Learn: Net Zero

What is a Net Zero target? | Navigating Emissions Targets for SMEs

In the global effort against climate change, small and medium-sized enterprises (SMEs) play a pivotal role. While large corporations often take centre stage in discussions about emissions reduction, SMEs collectively constitute a significant portion of global emissions. As a result, setting meaningful emissions targets is essential for these businesses to contribute to a sustainable future.

What is a Net Zero Target?

A net zero target refers to the commitment of an organisation to eliminate the majority of its emissions and compensate for the remaining, unpreventable emissions using offsets or carbon credits (typically used interchangeably). 

Once a company has reduced their emissions and purchased a sufficient amount of carbon credits to offset the remaining amount, they will achieve net zero emissions – the amount of greenhouse gases they are taking out of the atmosphere cancels out those they are producing. Being net zero doesn’t mean all emissions are being prevented, but the focus should be on getting as close to ‘gross zero’ emissions as possible. High-quality carbon offsets are then used for any unavoidable emissions.

SBTi Targets - Science-Based Targets

Science-Based Targets, or SBTi targets, are a specific subset of emissions targets that are backed by rigorous scientific analysis. These targets are considered highly credible and are in line with the latest climate science. To establish an SBTi target, SMEs must follow a precise methodology outlined by the Science-Based Targets initiative (SBTi). These targets involve reducing emissions in line with keeping global warming well below 2°C above pre-industrial levels. SBTi targets are becoming increasingly popular among organisations of all sizes due to their robust methodology and alignment with global climate goals.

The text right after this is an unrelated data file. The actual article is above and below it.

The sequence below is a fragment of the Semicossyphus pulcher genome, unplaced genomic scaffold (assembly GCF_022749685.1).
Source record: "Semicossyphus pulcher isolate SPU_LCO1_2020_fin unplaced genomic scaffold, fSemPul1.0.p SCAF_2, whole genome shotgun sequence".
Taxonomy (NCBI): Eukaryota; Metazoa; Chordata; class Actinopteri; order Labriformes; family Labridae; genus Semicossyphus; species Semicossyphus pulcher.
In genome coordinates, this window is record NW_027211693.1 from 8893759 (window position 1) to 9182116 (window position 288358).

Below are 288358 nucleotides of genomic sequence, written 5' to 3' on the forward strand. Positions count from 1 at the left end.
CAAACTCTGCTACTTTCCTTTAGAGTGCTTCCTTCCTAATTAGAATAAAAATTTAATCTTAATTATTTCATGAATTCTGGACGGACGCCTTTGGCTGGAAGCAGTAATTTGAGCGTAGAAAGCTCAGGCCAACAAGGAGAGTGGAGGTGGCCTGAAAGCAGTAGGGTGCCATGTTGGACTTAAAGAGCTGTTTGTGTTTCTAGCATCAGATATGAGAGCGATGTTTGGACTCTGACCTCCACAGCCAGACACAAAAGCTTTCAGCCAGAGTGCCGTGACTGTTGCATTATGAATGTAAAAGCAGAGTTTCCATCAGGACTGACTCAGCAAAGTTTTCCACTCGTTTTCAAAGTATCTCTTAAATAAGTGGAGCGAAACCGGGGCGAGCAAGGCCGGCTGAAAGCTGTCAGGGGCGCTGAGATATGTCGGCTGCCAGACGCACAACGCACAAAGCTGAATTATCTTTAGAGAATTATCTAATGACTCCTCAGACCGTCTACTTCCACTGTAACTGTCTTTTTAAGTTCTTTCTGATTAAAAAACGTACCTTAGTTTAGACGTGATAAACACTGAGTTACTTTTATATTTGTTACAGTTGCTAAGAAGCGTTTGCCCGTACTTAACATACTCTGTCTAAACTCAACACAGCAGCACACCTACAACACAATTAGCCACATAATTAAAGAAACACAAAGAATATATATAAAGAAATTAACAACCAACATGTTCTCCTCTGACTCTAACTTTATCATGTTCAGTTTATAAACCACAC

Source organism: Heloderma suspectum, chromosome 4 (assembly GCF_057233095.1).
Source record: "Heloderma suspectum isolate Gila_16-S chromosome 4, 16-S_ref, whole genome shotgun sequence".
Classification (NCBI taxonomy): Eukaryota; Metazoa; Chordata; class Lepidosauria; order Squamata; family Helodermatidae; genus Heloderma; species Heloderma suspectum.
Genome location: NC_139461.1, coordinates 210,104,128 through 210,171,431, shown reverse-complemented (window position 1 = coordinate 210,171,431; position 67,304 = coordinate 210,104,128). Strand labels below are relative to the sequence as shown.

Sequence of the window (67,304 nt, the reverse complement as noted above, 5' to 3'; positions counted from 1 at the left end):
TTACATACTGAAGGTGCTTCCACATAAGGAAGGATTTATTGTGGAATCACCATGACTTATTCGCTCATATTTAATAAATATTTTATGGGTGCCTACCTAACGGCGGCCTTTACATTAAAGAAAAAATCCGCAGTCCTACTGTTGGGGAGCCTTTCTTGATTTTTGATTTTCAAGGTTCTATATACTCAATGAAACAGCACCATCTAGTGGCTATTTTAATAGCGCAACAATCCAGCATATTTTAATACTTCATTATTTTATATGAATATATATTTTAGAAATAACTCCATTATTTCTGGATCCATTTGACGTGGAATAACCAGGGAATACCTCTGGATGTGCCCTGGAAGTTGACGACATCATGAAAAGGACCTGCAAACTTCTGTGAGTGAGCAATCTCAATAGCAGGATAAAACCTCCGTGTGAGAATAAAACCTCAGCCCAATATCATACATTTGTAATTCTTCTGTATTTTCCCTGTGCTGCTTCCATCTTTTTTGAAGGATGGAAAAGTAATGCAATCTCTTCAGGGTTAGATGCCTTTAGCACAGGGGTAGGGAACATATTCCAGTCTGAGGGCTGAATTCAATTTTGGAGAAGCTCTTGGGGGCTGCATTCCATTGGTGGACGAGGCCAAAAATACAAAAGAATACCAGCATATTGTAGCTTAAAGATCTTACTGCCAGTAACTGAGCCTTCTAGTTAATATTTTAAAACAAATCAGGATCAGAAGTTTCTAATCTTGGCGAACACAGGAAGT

Do I Need to Have an SBTi Aligned Target?

While SBTi targets are an excellent choice for organisations that want to demonstrate their commitment to addressing climate change rigorously, they may not be suitable for every SME. The decision to adopt an SBTi-aligned target should be based on your specific circumstances, including your industry, size, and available resources. SMEs may consider the following factors:

  • Resources: Developing an SBTi-aligned target may require dedicated staff and resources for data collection, analysis, and reporting. Assess whether your SME can allocate these resources effectively.
  • Industry Standards: Some industries may have established emissions reduction targets and guidelines that align with SBTi principles. It’s always a good idea to research your industry's standards and consult with relevant trade associations.
  • Long-Term Commitment: SBTi targets often require long-term commitment and investment. It’s important to evaluate your SME's willingness and ability to sustain emissions reductions over time.

Other Types of Targets

Apart from SBTi-aligned targets, SMEs can consider various other emissions targets, including:

  • Absolute Emissions Reduction: This approach focuses on reducing a fixed amount of emissions, regardless of growth or changes in business operations.
  • Intensity-Based Targets: These targets aim to reduce emissions per unit of production or revenue, allowing SMEs to align emissions reduction efforts with business growth.
  • Carbon Neutrality: Ideally once a robust emissions reduction plan is in flight, SMEs can achieve carbon neutrality by offsetting residual emissions through investment in credible, high quality carbon offsetting projects.
  • Sector-Specific Targets: Some industries have unique challenges and emissions profiles. SMEs may also choose to adopt targets specific to their sector.

For some more info on emissions targets and SBTi, feel free to check out our target setting blog post, and please reach out if you’re keen to see how Trace may be able to help your business set an appropriate target. Get in contact with our team to find out more.

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